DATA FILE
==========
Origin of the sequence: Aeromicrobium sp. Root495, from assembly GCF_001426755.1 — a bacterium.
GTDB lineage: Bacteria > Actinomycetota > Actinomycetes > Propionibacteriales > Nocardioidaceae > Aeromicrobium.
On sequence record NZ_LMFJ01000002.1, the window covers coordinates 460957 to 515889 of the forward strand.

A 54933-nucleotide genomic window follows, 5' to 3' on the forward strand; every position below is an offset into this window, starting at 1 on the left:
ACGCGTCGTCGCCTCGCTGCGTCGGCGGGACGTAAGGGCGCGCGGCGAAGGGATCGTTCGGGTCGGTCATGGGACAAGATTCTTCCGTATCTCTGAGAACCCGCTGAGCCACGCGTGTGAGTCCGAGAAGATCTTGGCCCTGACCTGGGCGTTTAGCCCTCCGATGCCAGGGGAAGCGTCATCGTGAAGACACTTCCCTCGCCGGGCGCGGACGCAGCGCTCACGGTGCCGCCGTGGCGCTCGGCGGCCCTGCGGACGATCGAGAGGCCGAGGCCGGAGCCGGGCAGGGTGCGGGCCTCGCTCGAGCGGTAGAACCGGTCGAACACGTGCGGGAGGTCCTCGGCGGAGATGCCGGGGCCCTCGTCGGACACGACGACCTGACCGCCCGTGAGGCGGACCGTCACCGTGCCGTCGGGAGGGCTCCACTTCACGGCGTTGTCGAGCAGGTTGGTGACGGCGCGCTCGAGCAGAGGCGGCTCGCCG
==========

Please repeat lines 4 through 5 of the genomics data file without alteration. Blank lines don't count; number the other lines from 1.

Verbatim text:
A 54933-nucleotide genomic window follows, 5' to 3' on the forward strand; every position below is an offset into this window, starting at 1 on the left:
ACGCGTCGTCGCCTCGCTGCGTCGGCGGGACGTAAGGGCGCGCGGCGAAGGGATCGTTCGGGTCGGTCATGGGACAAGATTCTTCCGTATCTCTGAGAACCCGCTGAGCCACGCGTGTGAGTCCGAGAAGATCTTGGCCCTGACCTGGGCGTTTAGCCCTCCGATGCCAGGGGAAGCGTCATCGTGAAGACACTTCCCTCGCCGGGCGCGGACGCAGCGCTCACGGTGCCGCCGTGGCGCTCGGCGGCCCTGCGGACGATCGAGAGGCCGAGGCCGGAGCCGGGCAGGGTGCGGGCCTCGCTCGAGCGGTAGAACCGGTCGAACACGTGCGGGAGGTCCTCGGCGGAGATGCCGGGGCCCTCGTCGGACACGACGACCTGACCGCCCGTGAGGCGGACCGTCACCGTGCCGTCGGGAGGGCTCCACTTCACGGCGTTGTCGAGCAGGTTGGTGACGGCGCGCTCGAGCAGAGGCGGCTCGCCG